Health Res Policy Syst
                Health Research Policy and Systems
                BioMed Central (London )
                10 April 2018
                10 April 2018
                : 16
                [1 ]ISNI 0000 0004 0601 4585, GRID grid.474225.2, Sax Institute, ; 235 Jones Street, Ultimo, NSW 2007 Australia
                [2 ]ISNI 0000 0004 1936 834X, GRID grid.1013.3, Sydney School of Public Health, Edward Ford Building (A27), , University of Sydney, ; Camperdown, NSW 2006 Australia
                [3 ]ISNI 0000 0004 1936 834X, GRID grid.1013.3, Menzies Centre for Health Policy, , University of Sydney, ; Sydney, Australia
                [4 ]The Australian Prevention Partnership Centre, Ultimo, NSW 2007 Australia
                [5 ]ISNI 0000 0004 1936 7857, GRID grid.1002.3, Australasian Cochrane Centre, School of Public Health and Preventive Medicine, , Monash University, ; Clayton, VIC 3800 Australia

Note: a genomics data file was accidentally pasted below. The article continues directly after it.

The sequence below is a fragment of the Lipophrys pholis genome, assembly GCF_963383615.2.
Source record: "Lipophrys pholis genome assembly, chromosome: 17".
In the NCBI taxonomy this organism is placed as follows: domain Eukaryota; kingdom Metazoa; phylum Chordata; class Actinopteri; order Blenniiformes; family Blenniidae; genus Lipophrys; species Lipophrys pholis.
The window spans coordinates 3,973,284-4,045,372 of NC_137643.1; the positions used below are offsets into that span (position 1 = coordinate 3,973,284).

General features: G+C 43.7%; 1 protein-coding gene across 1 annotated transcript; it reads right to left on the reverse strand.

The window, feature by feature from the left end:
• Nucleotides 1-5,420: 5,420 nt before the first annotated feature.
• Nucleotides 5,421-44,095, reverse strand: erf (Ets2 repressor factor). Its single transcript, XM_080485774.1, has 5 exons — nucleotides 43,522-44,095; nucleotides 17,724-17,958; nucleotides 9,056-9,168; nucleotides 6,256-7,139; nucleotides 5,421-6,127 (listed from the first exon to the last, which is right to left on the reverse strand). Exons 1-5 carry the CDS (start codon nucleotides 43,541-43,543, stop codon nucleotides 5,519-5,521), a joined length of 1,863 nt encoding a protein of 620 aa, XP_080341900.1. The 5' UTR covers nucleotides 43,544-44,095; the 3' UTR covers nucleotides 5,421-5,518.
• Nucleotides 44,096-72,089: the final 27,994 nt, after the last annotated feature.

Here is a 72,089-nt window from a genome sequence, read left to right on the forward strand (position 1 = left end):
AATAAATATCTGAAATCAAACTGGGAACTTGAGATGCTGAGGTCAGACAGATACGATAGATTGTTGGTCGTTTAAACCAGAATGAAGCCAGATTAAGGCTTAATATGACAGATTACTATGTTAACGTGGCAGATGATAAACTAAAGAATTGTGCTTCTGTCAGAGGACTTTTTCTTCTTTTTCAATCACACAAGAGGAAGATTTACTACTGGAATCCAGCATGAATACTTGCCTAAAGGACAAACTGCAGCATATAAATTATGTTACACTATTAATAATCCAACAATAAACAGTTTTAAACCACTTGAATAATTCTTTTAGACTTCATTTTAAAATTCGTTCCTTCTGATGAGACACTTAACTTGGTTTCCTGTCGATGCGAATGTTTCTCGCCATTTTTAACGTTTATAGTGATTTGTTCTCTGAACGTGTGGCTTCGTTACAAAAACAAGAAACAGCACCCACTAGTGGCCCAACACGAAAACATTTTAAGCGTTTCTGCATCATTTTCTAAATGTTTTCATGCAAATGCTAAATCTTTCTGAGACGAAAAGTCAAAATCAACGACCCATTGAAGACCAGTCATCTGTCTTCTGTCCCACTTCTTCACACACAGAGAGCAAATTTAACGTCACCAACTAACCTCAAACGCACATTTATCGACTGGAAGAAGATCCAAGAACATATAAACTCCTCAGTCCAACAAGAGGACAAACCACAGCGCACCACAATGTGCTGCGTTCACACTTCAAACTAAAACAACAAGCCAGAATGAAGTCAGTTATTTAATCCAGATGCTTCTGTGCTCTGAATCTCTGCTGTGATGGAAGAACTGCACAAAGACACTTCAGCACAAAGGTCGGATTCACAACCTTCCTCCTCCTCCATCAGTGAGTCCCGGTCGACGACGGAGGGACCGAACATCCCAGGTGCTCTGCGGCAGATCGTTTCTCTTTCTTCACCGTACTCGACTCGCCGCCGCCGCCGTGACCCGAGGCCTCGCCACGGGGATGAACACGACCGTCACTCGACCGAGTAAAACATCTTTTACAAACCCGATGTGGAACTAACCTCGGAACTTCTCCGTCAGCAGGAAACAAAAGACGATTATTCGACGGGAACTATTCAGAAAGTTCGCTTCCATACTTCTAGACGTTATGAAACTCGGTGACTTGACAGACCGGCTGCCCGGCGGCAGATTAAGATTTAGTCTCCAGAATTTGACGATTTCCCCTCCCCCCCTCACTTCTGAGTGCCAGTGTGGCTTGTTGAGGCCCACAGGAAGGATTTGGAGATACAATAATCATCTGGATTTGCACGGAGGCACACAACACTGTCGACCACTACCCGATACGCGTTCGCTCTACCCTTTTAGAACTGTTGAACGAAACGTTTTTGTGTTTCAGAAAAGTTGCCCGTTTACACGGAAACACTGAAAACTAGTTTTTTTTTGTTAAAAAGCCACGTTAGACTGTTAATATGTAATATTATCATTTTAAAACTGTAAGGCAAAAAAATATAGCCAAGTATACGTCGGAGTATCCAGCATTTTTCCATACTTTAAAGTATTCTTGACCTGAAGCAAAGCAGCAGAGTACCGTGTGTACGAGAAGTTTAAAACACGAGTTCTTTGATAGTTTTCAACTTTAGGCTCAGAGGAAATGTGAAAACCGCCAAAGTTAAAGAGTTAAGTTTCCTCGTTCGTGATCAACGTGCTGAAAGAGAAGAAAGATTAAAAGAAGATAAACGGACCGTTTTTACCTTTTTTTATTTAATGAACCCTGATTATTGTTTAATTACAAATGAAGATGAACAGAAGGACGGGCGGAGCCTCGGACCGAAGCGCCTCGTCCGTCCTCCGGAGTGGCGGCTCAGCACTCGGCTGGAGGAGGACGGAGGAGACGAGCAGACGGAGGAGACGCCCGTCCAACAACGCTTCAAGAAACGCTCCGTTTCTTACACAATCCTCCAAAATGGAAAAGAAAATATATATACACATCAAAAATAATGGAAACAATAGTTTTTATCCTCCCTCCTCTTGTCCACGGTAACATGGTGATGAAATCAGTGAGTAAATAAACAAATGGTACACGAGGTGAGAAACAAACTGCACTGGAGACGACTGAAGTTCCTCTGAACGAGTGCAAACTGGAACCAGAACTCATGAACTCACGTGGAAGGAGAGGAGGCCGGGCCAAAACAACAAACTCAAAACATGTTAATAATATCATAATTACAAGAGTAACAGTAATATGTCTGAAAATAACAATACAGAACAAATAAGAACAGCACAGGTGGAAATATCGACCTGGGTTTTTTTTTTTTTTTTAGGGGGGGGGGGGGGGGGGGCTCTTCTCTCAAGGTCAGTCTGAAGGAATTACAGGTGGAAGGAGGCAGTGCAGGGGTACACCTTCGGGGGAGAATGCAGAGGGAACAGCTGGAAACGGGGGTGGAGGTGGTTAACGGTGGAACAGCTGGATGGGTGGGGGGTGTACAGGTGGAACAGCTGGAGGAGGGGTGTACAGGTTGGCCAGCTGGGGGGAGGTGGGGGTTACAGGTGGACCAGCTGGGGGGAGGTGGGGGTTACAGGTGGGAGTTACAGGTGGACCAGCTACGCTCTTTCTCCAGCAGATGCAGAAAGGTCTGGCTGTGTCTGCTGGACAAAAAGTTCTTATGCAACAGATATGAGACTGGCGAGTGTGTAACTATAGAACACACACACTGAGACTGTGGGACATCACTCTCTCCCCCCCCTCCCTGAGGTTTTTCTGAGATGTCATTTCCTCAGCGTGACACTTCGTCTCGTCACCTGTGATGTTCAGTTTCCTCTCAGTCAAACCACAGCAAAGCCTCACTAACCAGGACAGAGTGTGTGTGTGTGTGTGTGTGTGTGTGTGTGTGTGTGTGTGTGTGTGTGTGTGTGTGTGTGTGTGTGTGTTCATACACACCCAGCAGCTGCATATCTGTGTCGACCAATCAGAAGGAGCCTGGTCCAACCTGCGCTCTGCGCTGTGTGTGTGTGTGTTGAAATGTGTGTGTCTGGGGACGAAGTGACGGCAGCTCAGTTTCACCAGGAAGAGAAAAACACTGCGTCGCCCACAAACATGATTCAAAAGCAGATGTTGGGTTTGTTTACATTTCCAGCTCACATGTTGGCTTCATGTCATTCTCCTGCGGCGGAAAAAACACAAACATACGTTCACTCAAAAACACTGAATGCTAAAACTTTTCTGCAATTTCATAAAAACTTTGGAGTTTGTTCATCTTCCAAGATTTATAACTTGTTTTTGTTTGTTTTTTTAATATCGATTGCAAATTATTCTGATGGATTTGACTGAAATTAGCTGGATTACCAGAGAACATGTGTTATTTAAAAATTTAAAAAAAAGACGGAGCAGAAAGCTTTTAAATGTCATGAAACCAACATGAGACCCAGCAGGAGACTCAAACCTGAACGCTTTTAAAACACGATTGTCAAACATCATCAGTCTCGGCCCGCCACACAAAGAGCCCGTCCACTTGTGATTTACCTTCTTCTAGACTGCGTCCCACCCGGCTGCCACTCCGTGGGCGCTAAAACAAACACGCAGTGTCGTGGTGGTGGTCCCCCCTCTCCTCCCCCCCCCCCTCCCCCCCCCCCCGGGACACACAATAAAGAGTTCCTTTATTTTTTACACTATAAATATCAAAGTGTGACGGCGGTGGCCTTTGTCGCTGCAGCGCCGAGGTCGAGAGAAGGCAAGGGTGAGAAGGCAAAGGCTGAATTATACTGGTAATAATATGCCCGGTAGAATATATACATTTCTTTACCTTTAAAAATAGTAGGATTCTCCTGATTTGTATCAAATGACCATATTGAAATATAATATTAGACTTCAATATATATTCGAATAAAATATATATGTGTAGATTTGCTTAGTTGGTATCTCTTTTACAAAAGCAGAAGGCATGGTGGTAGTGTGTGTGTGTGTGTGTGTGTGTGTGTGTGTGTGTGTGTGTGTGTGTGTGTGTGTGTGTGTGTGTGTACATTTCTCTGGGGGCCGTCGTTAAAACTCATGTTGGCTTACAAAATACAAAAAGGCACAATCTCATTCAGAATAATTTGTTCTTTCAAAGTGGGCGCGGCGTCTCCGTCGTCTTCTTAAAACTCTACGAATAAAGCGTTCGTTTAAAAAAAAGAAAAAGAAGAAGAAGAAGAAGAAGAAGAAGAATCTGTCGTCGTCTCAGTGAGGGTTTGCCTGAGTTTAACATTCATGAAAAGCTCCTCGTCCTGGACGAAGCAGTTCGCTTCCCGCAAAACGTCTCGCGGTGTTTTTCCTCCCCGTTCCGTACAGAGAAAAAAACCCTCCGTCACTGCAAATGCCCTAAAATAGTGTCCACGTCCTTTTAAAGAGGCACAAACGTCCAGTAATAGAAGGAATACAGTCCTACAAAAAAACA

© The Author(s). 2018

                Open AccessThis article is distributed under the terms of the Creative Commons Attribution 4.0 International License (, which permits unrestricted use, distribution, and reproduction in any medium, provided you give appropriate credit to the original author(s) and the source, provide a link to the Creative Commons license, and indicate if changes were made. The Creative Commons Public Domain Dedication waiver ( applies to the data made available in this article, unless otherwise stated.

                Funded by: FundRef, National Health and Medical Research Council;
                Award ID: 1001436
                Award ID: 1093096
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                © The Author(s) 2018